Patricia Danzi, Regional Director for Africa for the International Committee of the Red Cross (ICRC), recently told journalists in Johannesburg that her organisation – along with other major humanitarian organisations – was struggling to cope with existing situations that strain already limited attention and resources. More concerning still was that new situations keep cropping up.

‘Conflicts last and they don’t stop. And more are added,’ she said. She used Burkina Faso as an illustrative example: in 2019, 750 000 people were displaced by violence there, forcing ICRC to set up a new emergency response, while maintaining their operations in neighbouring Mali and Niger.

The pattern of new conflicts bubbling up alongside existing ones is likely to repeat itself

10 February 2020

India-Africa Defence Ministers’ Conclave: A Fresh Initiative – Analysis

By Ruchita Beri*
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The first India-Africa Defence Ministers’ Conclave on February 6 at the ongoing DefExpo2020 in Lucknow is a fresh initiative by India to enhance relations with countries in the continent. Defence ministers of about 14 African countries are expected to participate in the conclave. This initiative will provide an opportunity for India and the African countries to understand common security challenges and explore further cooperation in the defence and security sector.

African Security Challenges

In recent years, there has been an overall decline in conflicts in Africa. However, conflict continues to simmer in parts of the Horn of Africa, North Africa, West Africa, Sahel and the Great Lakes region. As in the rest of the world, terrorism and violent extremism is also a cause of instability in Africa. There are a large number of terror groups operating on the continent. Boko Haram continues to terrorise civilians in Nigeria and the neighbouring countries in West Africa. In the Sahel, a large number of violent incidents have been attributed to the Islamic State of Iraq and Syria (ISIS) affiliated Islamic State in Greater Sahara and a coalition of extremists linked with Jama’at Nusrat al-Islam wal Muslimeen (JNIM) or Group for the Support of Islam and Muslims. In North Africa too, threat from ISIS continues to linger. Similarly, maritime challenges such as piracy, armed robbery, and illegal, unreported and unregulated fishing, smuggling, human and drug trafficking have long troubled the Indian Ocean and Atlantic Ocean littoral countries in Africa.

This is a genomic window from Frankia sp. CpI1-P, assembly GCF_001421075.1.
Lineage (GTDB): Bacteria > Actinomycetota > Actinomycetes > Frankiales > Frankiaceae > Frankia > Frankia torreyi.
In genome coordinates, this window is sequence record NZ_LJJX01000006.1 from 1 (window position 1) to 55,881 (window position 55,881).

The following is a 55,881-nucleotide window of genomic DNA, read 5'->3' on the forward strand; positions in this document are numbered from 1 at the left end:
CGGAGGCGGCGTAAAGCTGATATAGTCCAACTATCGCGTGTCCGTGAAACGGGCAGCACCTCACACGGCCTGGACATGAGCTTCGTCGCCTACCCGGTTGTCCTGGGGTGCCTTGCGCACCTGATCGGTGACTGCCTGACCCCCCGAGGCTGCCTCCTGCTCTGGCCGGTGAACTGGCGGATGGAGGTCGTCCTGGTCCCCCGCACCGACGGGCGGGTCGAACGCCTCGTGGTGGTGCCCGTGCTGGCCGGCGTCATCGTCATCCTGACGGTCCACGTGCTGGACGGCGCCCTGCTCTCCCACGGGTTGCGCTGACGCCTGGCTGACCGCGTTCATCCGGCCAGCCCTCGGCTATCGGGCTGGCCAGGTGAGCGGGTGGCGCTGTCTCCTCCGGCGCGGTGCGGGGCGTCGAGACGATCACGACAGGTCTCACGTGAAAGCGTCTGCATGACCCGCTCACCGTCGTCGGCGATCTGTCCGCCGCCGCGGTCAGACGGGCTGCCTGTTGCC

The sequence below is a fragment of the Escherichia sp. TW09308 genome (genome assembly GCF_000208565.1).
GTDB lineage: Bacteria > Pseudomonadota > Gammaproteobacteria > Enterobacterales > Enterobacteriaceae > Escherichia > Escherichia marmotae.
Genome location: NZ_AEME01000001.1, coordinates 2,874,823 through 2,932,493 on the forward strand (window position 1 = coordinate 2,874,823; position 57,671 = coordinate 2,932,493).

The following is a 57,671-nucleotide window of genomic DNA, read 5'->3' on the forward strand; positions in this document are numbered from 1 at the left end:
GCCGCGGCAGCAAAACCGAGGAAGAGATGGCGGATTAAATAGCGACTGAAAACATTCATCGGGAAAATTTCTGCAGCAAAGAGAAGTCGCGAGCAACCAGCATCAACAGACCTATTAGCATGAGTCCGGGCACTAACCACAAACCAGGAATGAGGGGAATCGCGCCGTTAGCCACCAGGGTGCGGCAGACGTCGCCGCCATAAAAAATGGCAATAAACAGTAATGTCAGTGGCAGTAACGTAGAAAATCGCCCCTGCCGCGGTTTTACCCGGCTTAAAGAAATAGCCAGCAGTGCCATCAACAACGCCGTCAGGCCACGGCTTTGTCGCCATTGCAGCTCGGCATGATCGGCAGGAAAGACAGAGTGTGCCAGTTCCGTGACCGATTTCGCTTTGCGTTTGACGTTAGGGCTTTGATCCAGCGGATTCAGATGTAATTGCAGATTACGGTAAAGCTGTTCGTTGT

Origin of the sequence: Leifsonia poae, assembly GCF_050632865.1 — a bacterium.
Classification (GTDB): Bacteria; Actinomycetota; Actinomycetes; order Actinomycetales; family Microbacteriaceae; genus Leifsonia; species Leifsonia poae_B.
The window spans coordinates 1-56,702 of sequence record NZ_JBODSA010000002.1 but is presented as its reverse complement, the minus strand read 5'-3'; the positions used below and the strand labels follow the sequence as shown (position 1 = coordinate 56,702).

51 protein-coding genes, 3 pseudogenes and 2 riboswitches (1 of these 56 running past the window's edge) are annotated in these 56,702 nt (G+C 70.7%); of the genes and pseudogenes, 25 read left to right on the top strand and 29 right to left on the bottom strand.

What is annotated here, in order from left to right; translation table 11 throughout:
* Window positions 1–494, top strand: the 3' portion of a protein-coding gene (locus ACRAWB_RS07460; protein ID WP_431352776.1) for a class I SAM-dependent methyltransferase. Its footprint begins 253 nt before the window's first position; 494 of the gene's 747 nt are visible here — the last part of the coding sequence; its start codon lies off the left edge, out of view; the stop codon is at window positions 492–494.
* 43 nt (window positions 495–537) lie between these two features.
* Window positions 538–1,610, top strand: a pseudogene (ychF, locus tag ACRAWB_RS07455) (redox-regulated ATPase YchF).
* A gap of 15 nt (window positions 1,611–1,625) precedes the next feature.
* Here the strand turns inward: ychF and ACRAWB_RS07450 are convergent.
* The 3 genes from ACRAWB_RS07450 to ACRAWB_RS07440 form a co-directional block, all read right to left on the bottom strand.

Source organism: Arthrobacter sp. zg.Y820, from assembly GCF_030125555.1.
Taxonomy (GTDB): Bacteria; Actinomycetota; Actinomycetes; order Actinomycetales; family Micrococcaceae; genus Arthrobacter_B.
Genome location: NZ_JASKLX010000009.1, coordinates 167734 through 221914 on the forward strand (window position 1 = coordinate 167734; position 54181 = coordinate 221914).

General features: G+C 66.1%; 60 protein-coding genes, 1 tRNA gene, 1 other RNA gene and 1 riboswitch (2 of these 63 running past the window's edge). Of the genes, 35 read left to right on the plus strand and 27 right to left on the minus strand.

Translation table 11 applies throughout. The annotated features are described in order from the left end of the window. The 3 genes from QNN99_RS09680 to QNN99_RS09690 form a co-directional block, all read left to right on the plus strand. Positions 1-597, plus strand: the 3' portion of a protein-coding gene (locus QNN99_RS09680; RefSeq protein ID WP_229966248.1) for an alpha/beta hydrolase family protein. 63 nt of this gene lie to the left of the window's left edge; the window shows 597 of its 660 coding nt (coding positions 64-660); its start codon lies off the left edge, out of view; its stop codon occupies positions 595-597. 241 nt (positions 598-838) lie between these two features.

7 February 2020

AFRICOM’s Assessment of U.S. Security Challenges in Africa

Yacqub Ismail

While there have been reports of a possible U.S. drawdown of forces in Africa as part of Defense Secretary Mark Esper’s review of U.S. force posture around the globe, the top U.S. general in Africa, General Stephen J. Townsend, presented his assessment to the U.S. Senate that: “A secure and stable Africa is an enduring American interest.”

In the 2018 U.S. National Defense Strategy, which serves as a guidance for the U.S. Department of Defense, the U.S. government prioritized addressing security challenges from China, Russia, Iran, and North Korea as well as violent extremist groups. AFRICOM’s new strategic approach to secure its interests on the continent are guided by the following: partner for success; compete to win; and, maintain pressure on non-state actors.